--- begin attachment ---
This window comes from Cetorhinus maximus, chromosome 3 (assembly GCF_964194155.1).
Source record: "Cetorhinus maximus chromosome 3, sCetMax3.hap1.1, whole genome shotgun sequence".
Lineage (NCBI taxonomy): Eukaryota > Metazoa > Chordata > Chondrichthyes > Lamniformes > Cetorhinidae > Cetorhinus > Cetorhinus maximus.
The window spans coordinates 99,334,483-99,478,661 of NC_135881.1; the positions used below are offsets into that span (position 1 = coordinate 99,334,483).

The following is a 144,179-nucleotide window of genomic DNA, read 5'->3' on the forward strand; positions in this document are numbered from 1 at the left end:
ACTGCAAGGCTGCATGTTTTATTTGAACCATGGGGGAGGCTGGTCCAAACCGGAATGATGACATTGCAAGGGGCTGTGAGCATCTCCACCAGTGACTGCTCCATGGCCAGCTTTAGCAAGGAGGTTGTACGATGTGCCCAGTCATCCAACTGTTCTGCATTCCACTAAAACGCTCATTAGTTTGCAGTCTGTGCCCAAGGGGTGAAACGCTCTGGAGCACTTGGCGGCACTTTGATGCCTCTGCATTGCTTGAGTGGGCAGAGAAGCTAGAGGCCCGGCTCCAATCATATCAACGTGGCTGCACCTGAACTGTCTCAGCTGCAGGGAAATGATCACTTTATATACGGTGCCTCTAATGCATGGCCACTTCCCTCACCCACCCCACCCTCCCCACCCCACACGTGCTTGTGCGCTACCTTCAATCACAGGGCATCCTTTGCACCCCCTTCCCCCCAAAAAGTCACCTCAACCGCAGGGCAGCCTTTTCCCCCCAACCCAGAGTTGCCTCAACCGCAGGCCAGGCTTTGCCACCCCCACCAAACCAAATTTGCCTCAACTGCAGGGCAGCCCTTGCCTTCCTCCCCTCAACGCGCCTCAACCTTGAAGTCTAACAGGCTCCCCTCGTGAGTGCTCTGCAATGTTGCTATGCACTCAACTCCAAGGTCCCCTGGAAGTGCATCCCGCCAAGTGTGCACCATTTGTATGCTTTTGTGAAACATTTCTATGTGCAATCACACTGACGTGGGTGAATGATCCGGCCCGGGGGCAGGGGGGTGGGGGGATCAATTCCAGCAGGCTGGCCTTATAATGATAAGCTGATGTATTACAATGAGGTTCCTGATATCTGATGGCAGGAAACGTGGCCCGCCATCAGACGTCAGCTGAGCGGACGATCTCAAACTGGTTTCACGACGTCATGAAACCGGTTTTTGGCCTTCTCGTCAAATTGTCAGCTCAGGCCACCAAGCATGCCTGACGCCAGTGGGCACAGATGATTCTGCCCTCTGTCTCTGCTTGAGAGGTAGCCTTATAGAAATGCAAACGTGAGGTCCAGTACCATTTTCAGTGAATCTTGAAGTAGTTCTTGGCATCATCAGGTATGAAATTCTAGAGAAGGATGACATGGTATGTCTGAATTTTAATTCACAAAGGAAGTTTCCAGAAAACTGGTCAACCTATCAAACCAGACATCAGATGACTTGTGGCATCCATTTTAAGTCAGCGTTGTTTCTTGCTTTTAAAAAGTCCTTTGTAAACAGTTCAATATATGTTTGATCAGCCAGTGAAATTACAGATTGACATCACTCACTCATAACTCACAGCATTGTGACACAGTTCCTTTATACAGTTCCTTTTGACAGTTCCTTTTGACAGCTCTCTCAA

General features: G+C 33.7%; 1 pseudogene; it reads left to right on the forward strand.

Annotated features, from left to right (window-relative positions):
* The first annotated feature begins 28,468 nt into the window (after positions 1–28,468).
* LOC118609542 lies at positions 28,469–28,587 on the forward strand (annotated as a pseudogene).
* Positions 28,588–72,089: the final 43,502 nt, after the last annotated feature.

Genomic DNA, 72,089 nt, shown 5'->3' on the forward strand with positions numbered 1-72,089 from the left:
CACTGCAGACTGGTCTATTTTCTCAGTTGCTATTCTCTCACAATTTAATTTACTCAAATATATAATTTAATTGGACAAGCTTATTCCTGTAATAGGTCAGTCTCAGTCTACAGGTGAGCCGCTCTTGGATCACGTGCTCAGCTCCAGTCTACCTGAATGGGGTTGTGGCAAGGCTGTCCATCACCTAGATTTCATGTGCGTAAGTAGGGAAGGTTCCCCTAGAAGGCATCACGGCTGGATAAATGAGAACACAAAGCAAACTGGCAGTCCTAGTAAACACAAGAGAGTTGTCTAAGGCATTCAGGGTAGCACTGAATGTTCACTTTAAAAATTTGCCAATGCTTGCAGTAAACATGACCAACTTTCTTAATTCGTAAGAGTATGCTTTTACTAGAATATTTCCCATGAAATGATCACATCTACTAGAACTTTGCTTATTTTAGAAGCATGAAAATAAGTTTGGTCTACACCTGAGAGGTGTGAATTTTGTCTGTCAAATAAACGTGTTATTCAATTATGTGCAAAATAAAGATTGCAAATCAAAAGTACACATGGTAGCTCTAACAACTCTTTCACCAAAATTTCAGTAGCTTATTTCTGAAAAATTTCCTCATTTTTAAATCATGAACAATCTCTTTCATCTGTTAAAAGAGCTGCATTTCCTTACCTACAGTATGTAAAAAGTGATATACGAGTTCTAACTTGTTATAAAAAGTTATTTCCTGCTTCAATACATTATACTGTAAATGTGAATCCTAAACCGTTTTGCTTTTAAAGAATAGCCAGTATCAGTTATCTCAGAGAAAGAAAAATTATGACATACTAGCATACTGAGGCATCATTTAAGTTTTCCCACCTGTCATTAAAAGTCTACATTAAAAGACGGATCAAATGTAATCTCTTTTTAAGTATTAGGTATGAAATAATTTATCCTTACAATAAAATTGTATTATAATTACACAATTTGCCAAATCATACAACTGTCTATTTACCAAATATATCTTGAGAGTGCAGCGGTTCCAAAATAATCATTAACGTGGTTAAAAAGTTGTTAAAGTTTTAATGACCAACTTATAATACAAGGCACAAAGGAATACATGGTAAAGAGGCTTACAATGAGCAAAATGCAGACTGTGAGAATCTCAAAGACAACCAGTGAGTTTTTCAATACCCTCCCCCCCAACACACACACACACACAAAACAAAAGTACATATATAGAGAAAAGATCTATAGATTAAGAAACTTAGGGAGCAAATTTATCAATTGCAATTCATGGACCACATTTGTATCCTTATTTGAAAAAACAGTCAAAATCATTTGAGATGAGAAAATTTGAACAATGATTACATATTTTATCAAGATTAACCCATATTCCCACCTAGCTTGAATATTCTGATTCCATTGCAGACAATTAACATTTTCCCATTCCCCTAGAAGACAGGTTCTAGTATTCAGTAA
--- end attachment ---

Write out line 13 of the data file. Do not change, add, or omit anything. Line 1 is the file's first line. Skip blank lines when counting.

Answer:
CACTGCAGACTGGTCTATTTTCTCAGTTGCTATTCTCTCACAATTTAATTTACTCAAATATATAATTTAATTGGACAAGCTTATTCCTGTAATAGGTCAGTCTCAGTCTACAGGTGAGCCGCTCTTGGATCACGTGCTCAGCTCCAGTCTACCTGAATGGGGTTGTGGCAAGGCTGTCCATCACCTAGATTTCATGTGCGTAAGTAGGGAAGGTTCCCCTAGAAGGCATCACGGCTGGATAAATGAGAACACAAAGCAAACTGGCAGTCCTAGTAAACACAAGAGAGTTGTCTAAGGCATTCAGGGTAGCACTGAATGTTCACTTTAAAAATTTGCCAATGCTTGCAGTAAACATGACCAACTTTCTTAATTCGTAAGAGTATGCTTTTACTAGAATATTTCCCATGAAATGATCACATCTACTAGAACTTTGCTTATTTTAGAAGCATGAAAATAAGTTTGGTCTACACCTGAGAGGTGTGAATTTTGTCTGTCAAATAAACGTGTTATTCAATTATGTGCAAAATAAAGATTGCAAATCAAAAGTACACATGGTAGCTCTAACAACTCTTTCACCAAAATTTCAGTAGCTTATTTCTGAAAAATTTCCTCATTTTTAAATCATGAACAATCTCTTTCATCTGTTAAAAGAGCTGCATTTCCTTACCTACAGTATGTAAAAAGTGATATACGAGTTCTAACTTGTTATAAAAAGTTATTTCCTGCTTCAATACATTATACTGTAAATGTGAATCCTAAACCGTTTTGCTTTTAAAGAATAGCCAGTATCAGTTATCTCAGAGAAAGAAAAATTATGACATACTAGCATACTGAGGCATCATTTAAGTTTTCCCACCTGTCATTAAAAGTCTACATTAAAAGACGGATCAAATGTAATCTCTTTTTAAGTATTAGGTATGAAATAATTTATCCTTACAATAAAATTGTATTATAATTACACAATTTGCCAAATCATACAACTGTCTATTTACCAAATATATCTTGAGAGTGCAGCGGTTCCAAAATAATCATTAACGTGGTTAAAAAGTTGTTAAAGTTTTAATGACCAACTTATAATACAAGGCACAAAGGAATACATGGTAAAGAGGCTTACAATGAGCAAAATGCAGACTGTGAGAATCTCAAAGACAACCAGTGAGTTTTTCAATACCCTCCCCCCCAACACACACACACACACAAAACAAAAGTACATATATAGAGAAAAGATCTATAGATTAAGAAACTTAGGGAGCAAATTTATCAATTGCAATTCATGGACCACATTTGTATCCTTATTTGAAAAAACAGTCAAAATCATTTGAGATGAGAAAATTTGAACAATGATTACATATTTTATCAAGATTAACCCATATTCCCACCTAGCTTGAATATTCTGATTCCATTGCAGACAATTAACATTTTCCCATTCCCCTAGAAGACAGGTTCTAGTATTCAGTAA